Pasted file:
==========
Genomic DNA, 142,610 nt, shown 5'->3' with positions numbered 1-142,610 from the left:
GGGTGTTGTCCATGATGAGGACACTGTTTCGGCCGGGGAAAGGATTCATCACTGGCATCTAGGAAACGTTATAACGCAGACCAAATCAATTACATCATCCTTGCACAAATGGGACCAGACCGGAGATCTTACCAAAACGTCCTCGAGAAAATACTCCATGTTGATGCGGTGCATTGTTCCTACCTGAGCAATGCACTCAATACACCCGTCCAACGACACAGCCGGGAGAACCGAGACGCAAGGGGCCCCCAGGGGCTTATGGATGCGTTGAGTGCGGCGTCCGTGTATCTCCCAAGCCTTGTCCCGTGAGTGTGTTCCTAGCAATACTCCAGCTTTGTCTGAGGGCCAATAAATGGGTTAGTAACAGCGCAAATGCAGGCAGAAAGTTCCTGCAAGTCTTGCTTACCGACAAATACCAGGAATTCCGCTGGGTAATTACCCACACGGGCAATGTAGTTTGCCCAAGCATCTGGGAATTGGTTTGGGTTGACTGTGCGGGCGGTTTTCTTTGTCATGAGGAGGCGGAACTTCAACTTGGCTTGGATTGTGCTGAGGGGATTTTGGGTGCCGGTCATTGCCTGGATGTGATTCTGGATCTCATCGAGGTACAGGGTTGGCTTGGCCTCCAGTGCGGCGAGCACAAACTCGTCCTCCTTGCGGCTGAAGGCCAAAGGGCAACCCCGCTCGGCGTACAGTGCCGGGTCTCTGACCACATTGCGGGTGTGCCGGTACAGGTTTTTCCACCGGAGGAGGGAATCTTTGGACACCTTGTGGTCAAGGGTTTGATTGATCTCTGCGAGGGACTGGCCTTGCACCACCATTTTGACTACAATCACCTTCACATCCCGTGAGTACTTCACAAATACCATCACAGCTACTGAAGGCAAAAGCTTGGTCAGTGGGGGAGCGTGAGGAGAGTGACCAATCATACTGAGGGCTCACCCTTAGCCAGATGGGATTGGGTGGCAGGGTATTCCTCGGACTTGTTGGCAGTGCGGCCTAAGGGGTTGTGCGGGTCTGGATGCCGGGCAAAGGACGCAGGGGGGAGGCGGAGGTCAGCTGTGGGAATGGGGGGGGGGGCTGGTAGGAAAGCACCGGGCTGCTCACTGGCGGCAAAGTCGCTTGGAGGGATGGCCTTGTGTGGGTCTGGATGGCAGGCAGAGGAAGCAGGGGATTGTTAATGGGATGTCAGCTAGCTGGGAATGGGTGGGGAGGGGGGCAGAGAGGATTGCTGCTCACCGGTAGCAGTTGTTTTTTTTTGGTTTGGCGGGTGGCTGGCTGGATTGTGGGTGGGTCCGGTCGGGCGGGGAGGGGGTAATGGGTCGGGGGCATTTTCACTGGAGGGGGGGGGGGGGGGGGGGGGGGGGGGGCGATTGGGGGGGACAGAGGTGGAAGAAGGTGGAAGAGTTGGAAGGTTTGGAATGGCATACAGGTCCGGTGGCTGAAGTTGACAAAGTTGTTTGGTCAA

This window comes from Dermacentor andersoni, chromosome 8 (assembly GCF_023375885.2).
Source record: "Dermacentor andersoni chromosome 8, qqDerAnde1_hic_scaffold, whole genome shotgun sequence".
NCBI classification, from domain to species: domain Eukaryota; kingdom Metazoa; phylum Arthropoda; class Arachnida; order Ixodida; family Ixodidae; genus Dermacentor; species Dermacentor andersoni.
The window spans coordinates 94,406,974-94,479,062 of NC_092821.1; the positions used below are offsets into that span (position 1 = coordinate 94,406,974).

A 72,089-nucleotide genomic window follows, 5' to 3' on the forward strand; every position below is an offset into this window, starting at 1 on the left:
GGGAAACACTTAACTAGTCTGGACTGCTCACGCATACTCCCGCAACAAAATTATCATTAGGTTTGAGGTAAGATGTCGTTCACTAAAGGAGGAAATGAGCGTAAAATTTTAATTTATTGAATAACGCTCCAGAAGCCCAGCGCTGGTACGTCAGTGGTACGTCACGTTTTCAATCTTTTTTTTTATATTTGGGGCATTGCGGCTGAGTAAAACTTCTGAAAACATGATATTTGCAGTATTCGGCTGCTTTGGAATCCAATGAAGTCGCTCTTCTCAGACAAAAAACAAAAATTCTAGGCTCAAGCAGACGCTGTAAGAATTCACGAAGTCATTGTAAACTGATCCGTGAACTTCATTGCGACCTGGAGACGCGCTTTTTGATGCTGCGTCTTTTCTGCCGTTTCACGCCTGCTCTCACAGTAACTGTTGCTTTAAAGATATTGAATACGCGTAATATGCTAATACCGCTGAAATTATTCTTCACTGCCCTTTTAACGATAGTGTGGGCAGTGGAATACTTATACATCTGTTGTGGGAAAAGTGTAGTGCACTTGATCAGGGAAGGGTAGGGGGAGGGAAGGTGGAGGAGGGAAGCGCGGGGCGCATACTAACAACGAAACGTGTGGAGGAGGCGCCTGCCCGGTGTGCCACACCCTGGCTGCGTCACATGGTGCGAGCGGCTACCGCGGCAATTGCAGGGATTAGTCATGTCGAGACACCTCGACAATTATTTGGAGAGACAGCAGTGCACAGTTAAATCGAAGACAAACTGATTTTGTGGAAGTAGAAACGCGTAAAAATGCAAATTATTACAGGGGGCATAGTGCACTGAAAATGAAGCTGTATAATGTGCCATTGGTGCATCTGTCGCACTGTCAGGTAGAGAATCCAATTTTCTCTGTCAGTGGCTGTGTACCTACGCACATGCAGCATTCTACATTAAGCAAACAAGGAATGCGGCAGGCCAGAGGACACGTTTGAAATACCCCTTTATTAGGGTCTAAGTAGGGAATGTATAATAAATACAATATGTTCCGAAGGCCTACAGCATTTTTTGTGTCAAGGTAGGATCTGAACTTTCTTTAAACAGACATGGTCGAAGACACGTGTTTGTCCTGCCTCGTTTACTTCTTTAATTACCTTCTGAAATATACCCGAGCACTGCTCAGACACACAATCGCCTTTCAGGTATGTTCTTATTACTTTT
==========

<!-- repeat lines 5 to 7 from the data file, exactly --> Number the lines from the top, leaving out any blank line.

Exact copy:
NCBI classification, from domain to species: domain Eukaryota; kingdom Metazoa; phylum Arthropoda; class Arachnida; order Ixodida; family Ixodidae; genus Dermacentor; species Dermacentor andersoni.
The window spans coordinates 94,406,974-94,479,062 of NC_092821.1; the positions used below are offsets into that span (position 1 = coordinate 94,406,974).

A 72,089-nucleotide genomic window follows, 5' to 3' on the forward strand; every position below is an offset into this window, starting at 1 on the left: